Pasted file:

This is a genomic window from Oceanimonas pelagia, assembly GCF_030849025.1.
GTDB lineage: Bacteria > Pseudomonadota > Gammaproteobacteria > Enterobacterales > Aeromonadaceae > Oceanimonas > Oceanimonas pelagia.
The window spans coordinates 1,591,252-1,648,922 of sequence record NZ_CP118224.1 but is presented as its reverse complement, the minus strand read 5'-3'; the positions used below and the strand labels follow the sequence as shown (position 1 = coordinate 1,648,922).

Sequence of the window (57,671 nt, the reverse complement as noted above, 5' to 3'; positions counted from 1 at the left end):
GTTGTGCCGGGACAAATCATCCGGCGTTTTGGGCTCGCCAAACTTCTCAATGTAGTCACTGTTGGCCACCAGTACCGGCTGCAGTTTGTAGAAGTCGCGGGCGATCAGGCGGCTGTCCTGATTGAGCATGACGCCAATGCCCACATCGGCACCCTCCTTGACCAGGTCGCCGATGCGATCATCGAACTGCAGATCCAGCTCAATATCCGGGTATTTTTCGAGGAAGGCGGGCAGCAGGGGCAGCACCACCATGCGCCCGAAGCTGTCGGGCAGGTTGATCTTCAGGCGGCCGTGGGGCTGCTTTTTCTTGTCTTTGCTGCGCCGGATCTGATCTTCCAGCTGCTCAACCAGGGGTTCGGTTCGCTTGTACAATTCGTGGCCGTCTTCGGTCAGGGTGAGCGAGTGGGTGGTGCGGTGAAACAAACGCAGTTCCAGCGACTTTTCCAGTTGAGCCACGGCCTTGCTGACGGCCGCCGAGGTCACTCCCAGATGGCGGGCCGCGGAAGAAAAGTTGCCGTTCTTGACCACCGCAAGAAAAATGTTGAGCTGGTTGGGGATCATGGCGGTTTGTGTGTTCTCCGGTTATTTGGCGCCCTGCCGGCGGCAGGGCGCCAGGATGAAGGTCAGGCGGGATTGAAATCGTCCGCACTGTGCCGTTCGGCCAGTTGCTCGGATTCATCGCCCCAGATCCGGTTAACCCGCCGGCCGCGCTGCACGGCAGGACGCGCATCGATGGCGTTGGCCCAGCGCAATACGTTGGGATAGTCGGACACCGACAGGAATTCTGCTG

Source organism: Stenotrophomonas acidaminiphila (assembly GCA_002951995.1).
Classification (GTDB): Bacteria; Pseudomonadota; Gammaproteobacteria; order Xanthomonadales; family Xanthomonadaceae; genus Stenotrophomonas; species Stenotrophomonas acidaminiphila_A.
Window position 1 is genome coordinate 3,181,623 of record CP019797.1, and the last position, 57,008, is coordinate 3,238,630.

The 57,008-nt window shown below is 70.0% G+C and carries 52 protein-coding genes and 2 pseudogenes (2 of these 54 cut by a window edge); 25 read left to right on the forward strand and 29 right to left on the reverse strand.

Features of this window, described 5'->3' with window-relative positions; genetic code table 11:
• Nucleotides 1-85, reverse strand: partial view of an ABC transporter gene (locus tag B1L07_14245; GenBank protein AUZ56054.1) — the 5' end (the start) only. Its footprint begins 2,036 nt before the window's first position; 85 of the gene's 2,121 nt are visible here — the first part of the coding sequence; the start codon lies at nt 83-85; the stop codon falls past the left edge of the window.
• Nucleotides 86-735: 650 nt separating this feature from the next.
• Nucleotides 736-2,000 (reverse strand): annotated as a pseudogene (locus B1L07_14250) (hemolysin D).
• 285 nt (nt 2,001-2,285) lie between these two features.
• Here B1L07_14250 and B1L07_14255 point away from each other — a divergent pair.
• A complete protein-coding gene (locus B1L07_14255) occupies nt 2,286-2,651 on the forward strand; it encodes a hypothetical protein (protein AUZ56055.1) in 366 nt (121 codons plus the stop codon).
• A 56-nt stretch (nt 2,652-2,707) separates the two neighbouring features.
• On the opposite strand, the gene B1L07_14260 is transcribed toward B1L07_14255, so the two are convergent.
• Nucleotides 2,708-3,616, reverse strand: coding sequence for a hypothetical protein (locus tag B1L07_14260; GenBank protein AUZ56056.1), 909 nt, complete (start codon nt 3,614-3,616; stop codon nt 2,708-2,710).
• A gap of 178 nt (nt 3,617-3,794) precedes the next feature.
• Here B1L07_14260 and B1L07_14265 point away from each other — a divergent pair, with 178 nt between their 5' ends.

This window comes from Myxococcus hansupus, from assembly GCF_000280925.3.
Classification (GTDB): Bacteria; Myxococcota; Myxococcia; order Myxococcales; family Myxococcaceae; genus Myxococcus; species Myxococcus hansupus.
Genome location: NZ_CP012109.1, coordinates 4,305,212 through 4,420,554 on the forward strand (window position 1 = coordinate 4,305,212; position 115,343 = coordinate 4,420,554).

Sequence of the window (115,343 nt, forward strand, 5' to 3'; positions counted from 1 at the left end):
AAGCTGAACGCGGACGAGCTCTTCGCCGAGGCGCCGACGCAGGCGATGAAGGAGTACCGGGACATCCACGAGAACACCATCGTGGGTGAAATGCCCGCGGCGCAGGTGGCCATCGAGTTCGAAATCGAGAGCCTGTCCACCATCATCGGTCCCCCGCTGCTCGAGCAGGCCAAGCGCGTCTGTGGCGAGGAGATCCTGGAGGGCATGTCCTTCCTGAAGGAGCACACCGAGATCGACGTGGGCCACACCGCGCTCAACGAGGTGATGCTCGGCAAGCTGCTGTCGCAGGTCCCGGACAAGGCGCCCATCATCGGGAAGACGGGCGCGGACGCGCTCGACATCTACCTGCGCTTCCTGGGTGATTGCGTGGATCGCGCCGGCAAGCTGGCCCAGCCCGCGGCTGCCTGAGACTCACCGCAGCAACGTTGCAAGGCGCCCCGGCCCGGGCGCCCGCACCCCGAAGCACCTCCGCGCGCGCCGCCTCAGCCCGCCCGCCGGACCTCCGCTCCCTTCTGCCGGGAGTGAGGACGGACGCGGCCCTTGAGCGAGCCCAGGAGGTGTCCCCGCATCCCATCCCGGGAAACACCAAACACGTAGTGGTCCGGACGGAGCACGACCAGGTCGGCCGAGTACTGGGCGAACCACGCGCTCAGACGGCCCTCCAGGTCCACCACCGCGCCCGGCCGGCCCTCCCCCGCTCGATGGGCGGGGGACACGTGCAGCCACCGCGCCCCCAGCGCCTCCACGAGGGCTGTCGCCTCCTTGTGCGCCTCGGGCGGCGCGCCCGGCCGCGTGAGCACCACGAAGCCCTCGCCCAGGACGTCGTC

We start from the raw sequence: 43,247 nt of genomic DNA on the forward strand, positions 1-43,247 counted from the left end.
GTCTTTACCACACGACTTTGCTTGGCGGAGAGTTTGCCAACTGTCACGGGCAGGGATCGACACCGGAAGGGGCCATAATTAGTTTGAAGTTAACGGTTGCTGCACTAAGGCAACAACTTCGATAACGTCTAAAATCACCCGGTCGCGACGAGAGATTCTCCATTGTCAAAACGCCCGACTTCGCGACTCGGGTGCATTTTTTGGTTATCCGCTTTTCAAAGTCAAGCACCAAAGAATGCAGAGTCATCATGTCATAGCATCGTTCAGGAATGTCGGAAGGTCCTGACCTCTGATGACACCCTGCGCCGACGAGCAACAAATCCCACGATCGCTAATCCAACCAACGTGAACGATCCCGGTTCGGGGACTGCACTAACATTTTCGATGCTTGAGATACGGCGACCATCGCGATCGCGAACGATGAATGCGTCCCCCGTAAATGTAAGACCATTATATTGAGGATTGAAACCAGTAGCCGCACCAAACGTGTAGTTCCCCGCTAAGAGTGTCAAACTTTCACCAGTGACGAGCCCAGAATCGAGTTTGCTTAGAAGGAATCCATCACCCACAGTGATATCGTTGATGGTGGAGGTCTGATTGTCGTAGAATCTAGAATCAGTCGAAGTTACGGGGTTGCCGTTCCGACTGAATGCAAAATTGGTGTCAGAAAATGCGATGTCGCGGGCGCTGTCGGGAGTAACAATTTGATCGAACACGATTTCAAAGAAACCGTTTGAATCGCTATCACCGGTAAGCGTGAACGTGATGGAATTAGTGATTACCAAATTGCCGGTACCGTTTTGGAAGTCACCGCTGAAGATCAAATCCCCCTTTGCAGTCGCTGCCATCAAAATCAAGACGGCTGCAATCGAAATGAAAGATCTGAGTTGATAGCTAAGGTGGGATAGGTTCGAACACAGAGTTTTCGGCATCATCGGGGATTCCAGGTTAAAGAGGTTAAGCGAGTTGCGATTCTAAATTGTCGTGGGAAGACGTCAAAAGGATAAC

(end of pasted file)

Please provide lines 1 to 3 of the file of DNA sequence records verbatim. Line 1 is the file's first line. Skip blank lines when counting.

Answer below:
This is a genomic window from Oceanimonas pelagia, assembly GCF_030849025.1.
GTDB lineage: Bacteria > Pseudomonadota > Gammaproteobacteria > Enterobacterales > Aeromonadaceae > Oceanimonas > Oceanimonas pelagia.
The window spans coordinates 1,591,252-1,648,922 of sequence record NZ_CP118224.1 but is presented as its reverse complement, the minus strand read 5'-3'; the positions used below and the strand labels follow the sequence as shown (position 1 = coordinate 1,648,922).